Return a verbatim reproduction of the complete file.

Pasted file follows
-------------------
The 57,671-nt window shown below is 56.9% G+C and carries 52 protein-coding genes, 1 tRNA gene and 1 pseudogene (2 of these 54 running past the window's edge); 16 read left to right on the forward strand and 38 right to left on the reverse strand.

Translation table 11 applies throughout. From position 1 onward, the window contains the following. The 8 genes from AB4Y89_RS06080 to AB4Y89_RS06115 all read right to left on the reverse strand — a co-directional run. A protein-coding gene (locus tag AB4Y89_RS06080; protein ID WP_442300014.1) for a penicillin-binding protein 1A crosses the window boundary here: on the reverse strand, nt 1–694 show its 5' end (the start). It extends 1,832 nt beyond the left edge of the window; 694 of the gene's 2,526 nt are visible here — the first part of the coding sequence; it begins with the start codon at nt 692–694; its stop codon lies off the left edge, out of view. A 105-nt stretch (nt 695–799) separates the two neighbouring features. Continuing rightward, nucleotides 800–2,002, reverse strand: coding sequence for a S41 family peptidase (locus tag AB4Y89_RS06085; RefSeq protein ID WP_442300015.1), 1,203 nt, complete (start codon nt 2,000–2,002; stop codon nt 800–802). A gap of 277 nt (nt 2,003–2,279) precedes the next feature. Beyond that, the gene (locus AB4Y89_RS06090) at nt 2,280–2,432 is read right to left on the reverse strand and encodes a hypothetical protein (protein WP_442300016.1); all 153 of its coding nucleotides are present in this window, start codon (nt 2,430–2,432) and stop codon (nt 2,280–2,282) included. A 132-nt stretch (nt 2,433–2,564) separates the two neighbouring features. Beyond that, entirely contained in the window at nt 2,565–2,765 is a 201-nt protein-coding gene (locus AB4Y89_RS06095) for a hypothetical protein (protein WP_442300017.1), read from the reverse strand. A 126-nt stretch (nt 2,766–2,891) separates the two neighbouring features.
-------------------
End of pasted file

The 57,671-nt window shown below is 56.9% G+C and carries 52 protein-coding genes, 1 tRNA gene and 1 pseudogene (2 of these 54 running past the window's edge); 16 read left to right on the forward strand and 38 right to left on the reverse strand.

Translation table 11 applies throughout. From position 1 onward, the window contains the following. The 8 genes from AB4Y89_RS06080 to AB4Y89_RS06115 all read right to left on the reverse strand — a co-directional run. A protein-coding gene (locus tag AB4Y89_RS06080; protein ID WP_442300014.1) for a penicillin-binding protein 1A crosses the window boundary here: on the reverse strand, nt 1–694 show its 5' end (the start). It extends 1,832 nt beyond the left edge of the window; 694 of the gene's 2,526 nt are visible here — the first part of the coding sequence; it begins with the start codon at nt 692–694; its stop codon lies off the left edge, out of view. A 105-nt stretch (nt 695–799) separates the two neighbouring features. Continuing rightward, nucleotides 800–2,002, reverse strand: coding sequence for a S41 family peptidase (locus tag AB4Y89_RS06085; RefSeq protein ID WP_442300015.1), 1,203 nt, complete (start codon nt 2,000–2,002; stop codon nt 800–802). A gap of 277 nt (nt 2,003–2,279) precedes the next feature. Beyond that, the gene (locus AB4Y89_RS06090) at nt 2,280–2,432 is read right to left on the reverse strand and encodes a hypothetical protein (protein WP_442300016.1); all 153 of its coding nucleotides are present in this window, start codon (nt 2,430–2,432) and stop codon (nt 2,280–2,282) included. A 132-nt stretch (nt 2,433–2,564) separates the two neighbouring features. Beyond that, entirely contained in the window at nt 2,565–2,765 is a 201-nt protein-coding gene (locus AB4Y89_RS06095) for a hypothetical protein (protein WP_442300017.1), read from the reverse strand. A 126-nt stretch (nt 2,766–2,891) separates the two neighbouring features.